High Gas Prices: Maintenance Partly to Blame
The EIA’s latest This Week in Petroleum report says the average gas price at the pump has risen 45 cents per gallon since the start of the year, reaching $3.75 per gallon on Feb. 18.
About two-thirds of the rise in gas prices reflects higher gasoline crack margins, according to the report. Some of the factors behind this are: planned and unplanned refinery maintenance; the low starting level for gasoline crack spreads going into 2013; preparation for seasonal fuel specification changes; and developments in global product demand that have affected domestic refinery utilization rates, maintenance needs and product balances.
Many refineries schedule maintenance early in the year when gasoline demand is seasonally low, EIA says. Estimates indicate that off-line refinery capacity increased from the beginning of 2013 to more than 1.7 million barrels per day (bbl/d) for the week ending Feb. 15. As a result, gross inputs into US refineries fell 9 percent from 15.9 million bbl/d per day in mid-December to 14.4 million bbl/d for the week ending Feb. 15.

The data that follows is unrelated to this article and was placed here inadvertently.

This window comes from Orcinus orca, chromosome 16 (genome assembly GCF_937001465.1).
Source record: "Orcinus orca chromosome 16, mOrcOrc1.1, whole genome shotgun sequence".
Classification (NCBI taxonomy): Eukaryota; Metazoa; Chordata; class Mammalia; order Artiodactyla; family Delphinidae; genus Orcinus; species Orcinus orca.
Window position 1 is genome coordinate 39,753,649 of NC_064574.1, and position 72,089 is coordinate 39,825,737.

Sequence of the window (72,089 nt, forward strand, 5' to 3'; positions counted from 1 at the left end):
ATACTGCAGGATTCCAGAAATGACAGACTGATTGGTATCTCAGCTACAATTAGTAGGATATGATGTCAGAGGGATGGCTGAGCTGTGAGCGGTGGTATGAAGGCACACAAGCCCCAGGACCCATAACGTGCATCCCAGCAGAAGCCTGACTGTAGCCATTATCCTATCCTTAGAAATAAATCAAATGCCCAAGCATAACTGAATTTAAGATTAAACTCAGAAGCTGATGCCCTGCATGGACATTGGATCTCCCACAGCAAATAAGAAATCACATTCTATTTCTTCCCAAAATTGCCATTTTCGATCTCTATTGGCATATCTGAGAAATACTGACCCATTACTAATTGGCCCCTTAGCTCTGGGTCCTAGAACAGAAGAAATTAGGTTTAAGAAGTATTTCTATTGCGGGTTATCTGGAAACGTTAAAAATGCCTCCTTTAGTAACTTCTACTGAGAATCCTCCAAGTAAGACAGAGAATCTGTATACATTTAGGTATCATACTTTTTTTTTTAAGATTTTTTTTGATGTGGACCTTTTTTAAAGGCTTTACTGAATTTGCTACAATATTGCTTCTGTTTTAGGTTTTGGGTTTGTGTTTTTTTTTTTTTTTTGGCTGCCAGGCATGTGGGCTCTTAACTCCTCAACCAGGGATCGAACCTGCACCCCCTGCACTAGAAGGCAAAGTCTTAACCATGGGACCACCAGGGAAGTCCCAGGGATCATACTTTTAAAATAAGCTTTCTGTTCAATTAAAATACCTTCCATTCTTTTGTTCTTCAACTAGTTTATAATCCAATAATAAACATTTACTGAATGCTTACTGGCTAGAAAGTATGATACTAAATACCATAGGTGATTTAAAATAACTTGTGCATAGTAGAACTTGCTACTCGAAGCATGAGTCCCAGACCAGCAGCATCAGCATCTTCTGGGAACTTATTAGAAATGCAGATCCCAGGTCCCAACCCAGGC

Hess Corporation’s announcement in late January that it planned to close its 70,000-bbl/d Port Reading refinery at the end of February may have worsened the situation, the report says.
Despite the increases in wholesale and retail gasoline prices, EIA says there are indications that gasoline crack spreads are beginning to ease. Both reformulated gasoline blendstock for oxygenate blending (RBOB) futures and Brent spot prices have declined in recent days, with a larger decrease in the former (see chart). Additionally, some 11 million barrels of waterborne gasoline are en route to the United States and Canada.
Although pressure on gasoline crack spreads appears to be easing, EIA says the short-term outlook for gas prices remains volatile, and says the increase in wholesale prices had not yet been fully reflected in prices at the pump.
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